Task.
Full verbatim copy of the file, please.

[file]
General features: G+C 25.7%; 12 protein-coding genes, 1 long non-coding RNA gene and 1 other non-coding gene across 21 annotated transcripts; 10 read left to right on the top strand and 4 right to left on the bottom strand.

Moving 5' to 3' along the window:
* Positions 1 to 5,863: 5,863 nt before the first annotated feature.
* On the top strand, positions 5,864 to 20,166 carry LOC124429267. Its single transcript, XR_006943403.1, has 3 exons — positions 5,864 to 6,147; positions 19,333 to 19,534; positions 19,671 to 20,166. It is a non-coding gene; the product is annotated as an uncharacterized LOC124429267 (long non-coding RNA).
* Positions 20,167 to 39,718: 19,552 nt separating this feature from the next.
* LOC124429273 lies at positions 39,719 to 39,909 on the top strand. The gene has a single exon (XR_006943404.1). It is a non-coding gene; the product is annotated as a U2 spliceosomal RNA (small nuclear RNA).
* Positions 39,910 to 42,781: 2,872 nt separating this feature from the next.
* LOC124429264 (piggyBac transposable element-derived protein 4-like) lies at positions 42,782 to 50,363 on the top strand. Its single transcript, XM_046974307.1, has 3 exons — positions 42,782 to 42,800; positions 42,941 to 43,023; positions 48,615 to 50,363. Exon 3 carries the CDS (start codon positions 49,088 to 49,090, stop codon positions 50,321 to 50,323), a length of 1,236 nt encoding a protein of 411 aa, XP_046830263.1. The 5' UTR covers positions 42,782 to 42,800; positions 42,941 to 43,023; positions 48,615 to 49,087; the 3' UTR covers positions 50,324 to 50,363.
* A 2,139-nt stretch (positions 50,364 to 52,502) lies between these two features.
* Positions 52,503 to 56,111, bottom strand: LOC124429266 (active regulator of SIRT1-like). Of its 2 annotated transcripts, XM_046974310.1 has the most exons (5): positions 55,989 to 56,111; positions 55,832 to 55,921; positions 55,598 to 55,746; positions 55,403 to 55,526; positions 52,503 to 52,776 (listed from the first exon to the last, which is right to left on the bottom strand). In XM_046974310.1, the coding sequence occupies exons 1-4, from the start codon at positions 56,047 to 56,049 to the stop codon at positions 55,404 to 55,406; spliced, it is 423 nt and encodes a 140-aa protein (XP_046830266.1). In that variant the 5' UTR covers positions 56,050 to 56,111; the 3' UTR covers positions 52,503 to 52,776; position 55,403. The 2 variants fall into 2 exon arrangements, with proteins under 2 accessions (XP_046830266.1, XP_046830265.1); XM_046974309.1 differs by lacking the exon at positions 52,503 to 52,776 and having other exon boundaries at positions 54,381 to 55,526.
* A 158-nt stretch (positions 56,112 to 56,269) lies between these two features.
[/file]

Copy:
General features: G+C 25.7%; 12 protein-coding genes, 1 long non-coding RNA gene and 1 other non-coding gene across 21 annotated transcripts; 10 read left to right on the top strand and 4 right to left on the bottom strand.

Moving 5' to 3' along the window:
* Positions 1 to 5,863: 5,863 nt before the first annotated feature.
* On the top strand, positions 5,864 to 20,166 carry LOC124429267. Its single transcript, XR_006943403.1, has 3 exons — positions 5,864 to 6,147; positions 19,333 to 19,534; positions 19,671 to 20,166. It is a non-coding gene; the product is annotated as an uncharacterized LOC124429267 (long non-coding RNA).
* Positions 20,167 to 39,718: 19,552 nt separating this feature from the next.
* LOC124429273 lies at positions 39,719 to 39,909 on the top strand. The gene has a single exon (XR_006943404.1). It is a non-coding gene; the product is annotated as a U2 spliceosomal RNA (small nuclear RNA).
* Positions 39,910 to 42,781: 2,872 nt separating this feature from the next.
* LOC124429264 (piggyBac transposable element-derived protein 4-like) lies at positions 42,782 to 50,363 on the top strand. Its single transcript, XM_046974307.1, has 3 exons — positions 42,782 to 42,800; positions 42,941 to 43,023; positions 48,615 to 50,363. Exon 3 carries the CDS (start codon positions 49,088 to 49,090, stop codon positions 50,321 to 50,323), a length of 1,236 nt encoding a protein of 411 aa, XP_046830263.1. The 5' UTR covers positions 42,782 to 42,800; positions 42,941 to 43,023; positions 48,615 to 49,087; the 3' UTR covers positions 50,324 to 50,363.
* A 2,139-nt stretch (positions 50,364 to 52,502) lies between these two features.
* Positions 52,503 to 56,111, bottom strand: LOC124429266 (active regulator of SIRT1-like). Of its 2 annotated transcripts, XM_046974310.1 has the most exons (5): positions 55,989 to 56,111; positions 55,832 to 55,921; positions 55,598 to 55,746; positions 55,403 to 55,526; positions 52,503 to 52,776 (listed from the first exon to the last, which is right to left on the bottom strand). In XM_046974310.1, the coding sequence occupies exons 1-4, from the start codon at positions 56,047 to 56,049 to the stop codon at positions 55,404 to 55,406; spliced, it is 423 nt and encodes a 140-aa protein (XP_046830266.1). In that variant the 5' UTR covers positions 56,050 to 56,111; the 3' UTR covers positions 52,503 to 52,776; position 55,403. The 2 variants fall into 2 exon arrangements, with proteins under 2 accessions (XP_046830266.1, XP_046830265.1); XM_046974309.1 differs by lacking the exon at positions 52,503 to 52,776 and having other exon boundaries at positions 54,381 to 55,526.
* A 158-nt stretch (positions 56,112 to 56,269) lies between these two features.